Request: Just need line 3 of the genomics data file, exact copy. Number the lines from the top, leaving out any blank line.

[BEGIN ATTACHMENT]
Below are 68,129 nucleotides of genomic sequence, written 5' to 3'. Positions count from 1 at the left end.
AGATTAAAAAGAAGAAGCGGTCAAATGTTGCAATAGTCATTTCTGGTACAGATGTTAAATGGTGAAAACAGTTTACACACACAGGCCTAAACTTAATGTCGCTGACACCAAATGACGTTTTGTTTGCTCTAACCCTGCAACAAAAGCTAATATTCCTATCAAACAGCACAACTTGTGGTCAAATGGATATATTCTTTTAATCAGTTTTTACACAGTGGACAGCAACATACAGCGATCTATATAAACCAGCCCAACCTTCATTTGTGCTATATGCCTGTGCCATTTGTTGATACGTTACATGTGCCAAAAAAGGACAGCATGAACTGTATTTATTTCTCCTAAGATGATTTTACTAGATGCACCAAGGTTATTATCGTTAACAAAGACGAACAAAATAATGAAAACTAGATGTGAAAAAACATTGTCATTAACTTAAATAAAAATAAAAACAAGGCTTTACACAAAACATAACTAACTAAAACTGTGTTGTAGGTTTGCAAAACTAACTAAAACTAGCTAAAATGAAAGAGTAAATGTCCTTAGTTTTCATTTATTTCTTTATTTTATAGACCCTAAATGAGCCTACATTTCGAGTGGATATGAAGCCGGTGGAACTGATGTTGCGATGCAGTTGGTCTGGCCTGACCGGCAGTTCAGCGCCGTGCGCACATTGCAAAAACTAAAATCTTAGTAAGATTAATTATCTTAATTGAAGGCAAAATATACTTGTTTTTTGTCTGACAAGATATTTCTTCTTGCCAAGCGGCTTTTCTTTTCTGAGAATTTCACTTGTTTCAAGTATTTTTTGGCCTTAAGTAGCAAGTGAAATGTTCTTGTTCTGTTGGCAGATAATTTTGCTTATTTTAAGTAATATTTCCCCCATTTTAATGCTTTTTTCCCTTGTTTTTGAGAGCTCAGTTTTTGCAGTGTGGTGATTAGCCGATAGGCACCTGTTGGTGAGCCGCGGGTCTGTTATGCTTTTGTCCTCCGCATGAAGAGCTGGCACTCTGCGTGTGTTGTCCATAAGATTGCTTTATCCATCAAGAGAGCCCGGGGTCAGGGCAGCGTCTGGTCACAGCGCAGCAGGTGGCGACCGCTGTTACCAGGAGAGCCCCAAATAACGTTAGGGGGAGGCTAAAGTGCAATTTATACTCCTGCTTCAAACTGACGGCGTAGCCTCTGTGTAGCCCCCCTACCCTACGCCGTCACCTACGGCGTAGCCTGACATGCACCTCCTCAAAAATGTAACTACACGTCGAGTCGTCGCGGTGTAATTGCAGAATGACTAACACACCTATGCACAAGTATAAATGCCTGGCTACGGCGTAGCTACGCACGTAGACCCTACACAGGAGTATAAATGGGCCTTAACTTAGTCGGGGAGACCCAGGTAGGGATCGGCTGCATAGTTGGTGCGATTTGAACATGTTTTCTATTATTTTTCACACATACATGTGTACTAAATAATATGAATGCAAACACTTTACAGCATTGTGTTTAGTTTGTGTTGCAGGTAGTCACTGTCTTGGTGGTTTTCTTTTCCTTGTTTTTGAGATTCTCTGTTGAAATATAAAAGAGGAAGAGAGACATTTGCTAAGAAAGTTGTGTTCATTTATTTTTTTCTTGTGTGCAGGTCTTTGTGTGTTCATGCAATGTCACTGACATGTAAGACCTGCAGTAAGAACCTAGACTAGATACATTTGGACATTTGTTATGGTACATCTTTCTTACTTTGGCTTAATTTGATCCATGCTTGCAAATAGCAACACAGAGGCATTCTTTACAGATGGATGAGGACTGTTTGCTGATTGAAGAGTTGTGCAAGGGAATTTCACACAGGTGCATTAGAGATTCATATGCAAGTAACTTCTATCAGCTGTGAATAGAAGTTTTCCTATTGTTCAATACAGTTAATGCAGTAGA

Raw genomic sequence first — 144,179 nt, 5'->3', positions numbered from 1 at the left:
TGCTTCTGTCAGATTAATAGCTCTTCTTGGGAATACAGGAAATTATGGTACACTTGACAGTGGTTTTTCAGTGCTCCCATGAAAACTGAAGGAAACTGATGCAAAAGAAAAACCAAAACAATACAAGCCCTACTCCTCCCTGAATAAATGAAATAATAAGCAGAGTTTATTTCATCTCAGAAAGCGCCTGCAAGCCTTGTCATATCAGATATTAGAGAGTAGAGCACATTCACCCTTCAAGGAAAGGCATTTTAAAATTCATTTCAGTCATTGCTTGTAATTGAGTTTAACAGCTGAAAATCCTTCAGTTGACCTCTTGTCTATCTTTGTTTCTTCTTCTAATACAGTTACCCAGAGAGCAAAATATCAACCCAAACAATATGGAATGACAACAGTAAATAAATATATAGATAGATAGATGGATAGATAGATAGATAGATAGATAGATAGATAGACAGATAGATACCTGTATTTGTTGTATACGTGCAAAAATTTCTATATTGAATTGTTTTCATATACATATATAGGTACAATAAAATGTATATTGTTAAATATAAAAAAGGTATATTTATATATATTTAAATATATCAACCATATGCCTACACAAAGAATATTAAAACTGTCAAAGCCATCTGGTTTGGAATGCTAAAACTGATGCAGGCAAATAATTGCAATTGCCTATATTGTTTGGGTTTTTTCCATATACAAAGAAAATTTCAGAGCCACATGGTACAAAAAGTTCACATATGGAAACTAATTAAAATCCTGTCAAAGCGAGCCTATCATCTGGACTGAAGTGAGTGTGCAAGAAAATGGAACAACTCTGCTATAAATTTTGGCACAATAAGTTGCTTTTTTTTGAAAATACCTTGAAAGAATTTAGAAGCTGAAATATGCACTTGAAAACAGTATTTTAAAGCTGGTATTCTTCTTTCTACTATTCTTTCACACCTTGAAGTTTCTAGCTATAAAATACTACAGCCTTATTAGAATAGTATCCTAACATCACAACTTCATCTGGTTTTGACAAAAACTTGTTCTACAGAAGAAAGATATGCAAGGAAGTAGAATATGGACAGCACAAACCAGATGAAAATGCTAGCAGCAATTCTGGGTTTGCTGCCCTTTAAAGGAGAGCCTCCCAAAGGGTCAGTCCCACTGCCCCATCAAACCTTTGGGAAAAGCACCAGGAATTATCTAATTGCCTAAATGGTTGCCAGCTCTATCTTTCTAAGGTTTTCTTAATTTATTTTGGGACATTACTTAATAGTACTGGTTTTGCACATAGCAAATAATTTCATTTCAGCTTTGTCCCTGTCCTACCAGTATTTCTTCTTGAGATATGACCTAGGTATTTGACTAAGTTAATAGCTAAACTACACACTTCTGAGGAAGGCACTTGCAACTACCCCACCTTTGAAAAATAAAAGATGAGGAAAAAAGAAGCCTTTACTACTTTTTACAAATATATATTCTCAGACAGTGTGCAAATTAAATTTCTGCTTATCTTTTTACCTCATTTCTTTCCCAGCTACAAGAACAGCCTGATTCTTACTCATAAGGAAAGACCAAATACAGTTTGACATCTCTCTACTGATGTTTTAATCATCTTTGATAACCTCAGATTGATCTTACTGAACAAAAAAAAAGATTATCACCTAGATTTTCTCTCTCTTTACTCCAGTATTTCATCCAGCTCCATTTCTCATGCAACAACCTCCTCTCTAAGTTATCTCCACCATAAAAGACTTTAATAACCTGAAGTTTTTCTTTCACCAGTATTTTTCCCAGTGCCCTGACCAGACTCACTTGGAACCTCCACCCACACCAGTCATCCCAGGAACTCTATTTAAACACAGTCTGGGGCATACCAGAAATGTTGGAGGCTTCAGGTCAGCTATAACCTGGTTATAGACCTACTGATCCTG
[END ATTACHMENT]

Raw genomic sequence first — 144,179 nt, 5'->3', positions numbered from 1 at the left: